The primary objectives which UNCAC set-out to achieve includes promotion of measures to combat corruption in a more effective way, promotion of international cooperation and technical assistance to prevent and combat corruption as well as recover stolen government assets. The convention will also promote integrity, accountability and proper management of public assets and affairs. Structurally, UNCAC is divided into four main chapters these are chapters on preventive measures, criminalization, international cooperation and asset recovery.

The Nigerian Mutual Legal Assistance in Criminal Matters (MLA) Act was recently signed into law in 2019. Prior to this time, the applicable MLA law in the country was the Mutual Assistance in Criminal Matters within the Common Wealth (Enactment and Enforcement Act, 2004). However, the 2004 Act had limited application as it was restricted to commonwealth countries. The limited scope of the Act led Nigeria to the signing of bilateral MLA agreements with non-common law countries as a temporary remedy to the problem. Thus, the signing of the MLA Act this year is indeed a welcomed development. The Act is made up of ten parts and eighty-nine chapters. Chapter one specifies the objectives, scope and extent of applicability of the law. The objective of the Act is to facilitate provision of evidence for criminal investigation and repatriation of proceeds of crime. It specifically provides for freezing, forfeiting, confiscating and recovery of proceeds of crime. Whereas the emphasis of UNCAC is specifically on corruption, by facilitating international cooperation to combat the phenomenon and promote transparency, the NMLA refers to crime generally. However, the broader scope of the MLA Act is most desirable for combating transnational organized crimes in general without limiting it to corruption.

4.1. Preventive Measures

Because corruption is multi-dimensional and pervasive in nature, suitable preventive measures must be multifaceted and extensive in nature. Where preventive measures are found to be inadequate, reliance is often placed on punishment which may not be adequate in serving as deterrence. Although, on a general note, preventive measures are sound to ensuring deterrence and preventing corruption (Carr, 2006). UNCAC impose an obligation on state parties to adopt coordinated corruption preventive policies and ensure adequate implementation of such policies. The adopted preventive measures must be made applicable to both private and public sectors. Prescribed preventive measures include adoption of transparent public procurement process, incorporation of merit as the basis of recruitment and promotion in the civil service, eliminating al avenue for conflict of interest in the public service, ensuring effective access to public information, introduction of auditing and other standard practice to private companies, promoting judicial independence, active civil service involvement in combating corruption and adoption of anti-money laundering measures (Chapter II). The Convention specifically requires that a periodic review of the anti-corruption regulations be carried-out, both the preventive ones and the combative ones. Although certain provisions are with financial implications which the state may not be able to effectively meet subject of population. One of such provisions is the requirement relating to training in the public service. For a nation like Nigeria, the public service population is relatively high, this will have huge financial implication, which may require being incorporated in the already tight budget. Another potential challenge of the convention relates to the issue of enforcement and implementation as some of the provisions of the convention already contained in substantive laws but are limited by implementation issues. For instance, similar provisions relating to transparency in public procurement are already contained in the Infrastructure Concession Regulatory Commission Act, but have from time suffered due implementation.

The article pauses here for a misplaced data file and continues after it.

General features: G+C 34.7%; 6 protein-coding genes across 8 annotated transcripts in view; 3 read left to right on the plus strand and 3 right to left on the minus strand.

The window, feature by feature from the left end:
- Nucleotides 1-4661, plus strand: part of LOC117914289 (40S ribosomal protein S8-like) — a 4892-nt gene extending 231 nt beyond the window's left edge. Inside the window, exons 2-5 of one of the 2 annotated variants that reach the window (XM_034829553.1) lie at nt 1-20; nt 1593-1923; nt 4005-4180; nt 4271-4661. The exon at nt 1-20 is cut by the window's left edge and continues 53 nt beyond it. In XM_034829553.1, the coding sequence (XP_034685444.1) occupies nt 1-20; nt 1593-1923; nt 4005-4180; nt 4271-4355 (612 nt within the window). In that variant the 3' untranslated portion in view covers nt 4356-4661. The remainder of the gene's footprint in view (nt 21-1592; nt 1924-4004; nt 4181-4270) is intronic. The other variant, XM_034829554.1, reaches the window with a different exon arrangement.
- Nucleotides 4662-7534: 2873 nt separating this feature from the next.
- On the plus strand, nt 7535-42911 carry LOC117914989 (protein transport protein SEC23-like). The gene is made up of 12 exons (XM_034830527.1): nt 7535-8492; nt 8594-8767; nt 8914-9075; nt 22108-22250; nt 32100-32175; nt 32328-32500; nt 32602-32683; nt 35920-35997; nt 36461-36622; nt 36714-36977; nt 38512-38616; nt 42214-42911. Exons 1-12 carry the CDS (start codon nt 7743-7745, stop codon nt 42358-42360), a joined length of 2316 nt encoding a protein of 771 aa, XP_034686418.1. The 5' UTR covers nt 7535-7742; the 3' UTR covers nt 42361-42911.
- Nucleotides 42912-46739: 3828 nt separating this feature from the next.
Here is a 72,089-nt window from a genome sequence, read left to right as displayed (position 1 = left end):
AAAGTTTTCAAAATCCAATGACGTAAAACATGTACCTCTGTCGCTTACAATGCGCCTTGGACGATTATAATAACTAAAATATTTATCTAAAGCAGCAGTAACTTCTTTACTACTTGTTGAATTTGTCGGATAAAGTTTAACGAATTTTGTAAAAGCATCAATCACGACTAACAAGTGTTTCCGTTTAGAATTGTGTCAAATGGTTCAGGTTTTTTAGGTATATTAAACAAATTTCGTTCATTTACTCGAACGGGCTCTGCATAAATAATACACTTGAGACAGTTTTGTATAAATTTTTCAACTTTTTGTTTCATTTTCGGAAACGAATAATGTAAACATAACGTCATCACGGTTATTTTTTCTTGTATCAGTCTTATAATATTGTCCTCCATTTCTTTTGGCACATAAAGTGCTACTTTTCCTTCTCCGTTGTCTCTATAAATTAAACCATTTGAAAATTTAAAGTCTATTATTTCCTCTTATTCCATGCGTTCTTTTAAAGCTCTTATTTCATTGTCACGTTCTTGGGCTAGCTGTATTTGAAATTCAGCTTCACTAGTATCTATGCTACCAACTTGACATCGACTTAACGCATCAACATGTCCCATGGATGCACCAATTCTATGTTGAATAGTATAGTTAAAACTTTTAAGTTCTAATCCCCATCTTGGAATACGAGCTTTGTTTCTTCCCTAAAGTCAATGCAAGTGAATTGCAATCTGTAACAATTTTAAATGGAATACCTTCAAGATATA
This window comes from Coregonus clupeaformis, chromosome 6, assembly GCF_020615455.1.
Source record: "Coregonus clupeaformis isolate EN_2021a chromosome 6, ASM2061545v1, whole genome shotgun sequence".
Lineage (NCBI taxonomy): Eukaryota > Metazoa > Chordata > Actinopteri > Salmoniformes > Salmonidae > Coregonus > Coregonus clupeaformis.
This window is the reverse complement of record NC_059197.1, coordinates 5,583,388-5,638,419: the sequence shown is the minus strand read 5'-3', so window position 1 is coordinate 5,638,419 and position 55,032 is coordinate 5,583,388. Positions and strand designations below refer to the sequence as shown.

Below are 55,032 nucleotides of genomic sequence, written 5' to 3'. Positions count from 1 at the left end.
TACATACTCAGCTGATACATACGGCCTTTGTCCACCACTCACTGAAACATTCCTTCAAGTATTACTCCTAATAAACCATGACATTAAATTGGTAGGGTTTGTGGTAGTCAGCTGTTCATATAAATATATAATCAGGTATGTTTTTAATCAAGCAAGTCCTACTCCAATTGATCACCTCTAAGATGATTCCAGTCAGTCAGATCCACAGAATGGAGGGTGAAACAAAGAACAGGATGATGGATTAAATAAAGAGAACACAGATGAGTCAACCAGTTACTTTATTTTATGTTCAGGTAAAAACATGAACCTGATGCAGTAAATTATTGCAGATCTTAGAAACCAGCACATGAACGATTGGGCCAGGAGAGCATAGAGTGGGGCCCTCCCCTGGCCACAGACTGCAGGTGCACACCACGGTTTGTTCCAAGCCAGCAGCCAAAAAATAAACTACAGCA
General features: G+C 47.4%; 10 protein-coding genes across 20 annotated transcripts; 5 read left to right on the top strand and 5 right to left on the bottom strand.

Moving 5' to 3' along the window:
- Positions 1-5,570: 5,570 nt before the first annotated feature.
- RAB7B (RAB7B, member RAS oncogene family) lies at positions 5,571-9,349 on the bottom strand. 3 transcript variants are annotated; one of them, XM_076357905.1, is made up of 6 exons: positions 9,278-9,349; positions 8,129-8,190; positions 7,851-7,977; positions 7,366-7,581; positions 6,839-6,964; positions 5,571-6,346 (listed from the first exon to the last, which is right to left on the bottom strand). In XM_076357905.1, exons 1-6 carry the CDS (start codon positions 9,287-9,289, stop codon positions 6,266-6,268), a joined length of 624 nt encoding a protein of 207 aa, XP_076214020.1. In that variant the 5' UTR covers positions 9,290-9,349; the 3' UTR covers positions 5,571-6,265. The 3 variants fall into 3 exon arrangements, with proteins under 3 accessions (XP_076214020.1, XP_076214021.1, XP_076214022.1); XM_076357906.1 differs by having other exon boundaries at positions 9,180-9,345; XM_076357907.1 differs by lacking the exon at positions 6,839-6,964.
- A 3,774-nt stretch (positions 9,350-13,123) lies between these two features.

The fact of addressing anti-corruption provisions to both private and public sectors helps take care of all avenues for corruption. However, the article begins with a relatively broad proviso by subjecting any measures to be adopted to fundamental principles of domestic laws of the concerned state. The provisions focus on accounting and auditing standards and it is to be enforced via civil, criminal and administrative measures. The major challenge lies in the excessive discretion of the state parties to base measures on the principles of their domestic law. The implication being that if the existing domestic laws are inadequate and or the institutions are weak, it will become relatively difficult to combat corruption in the private sector.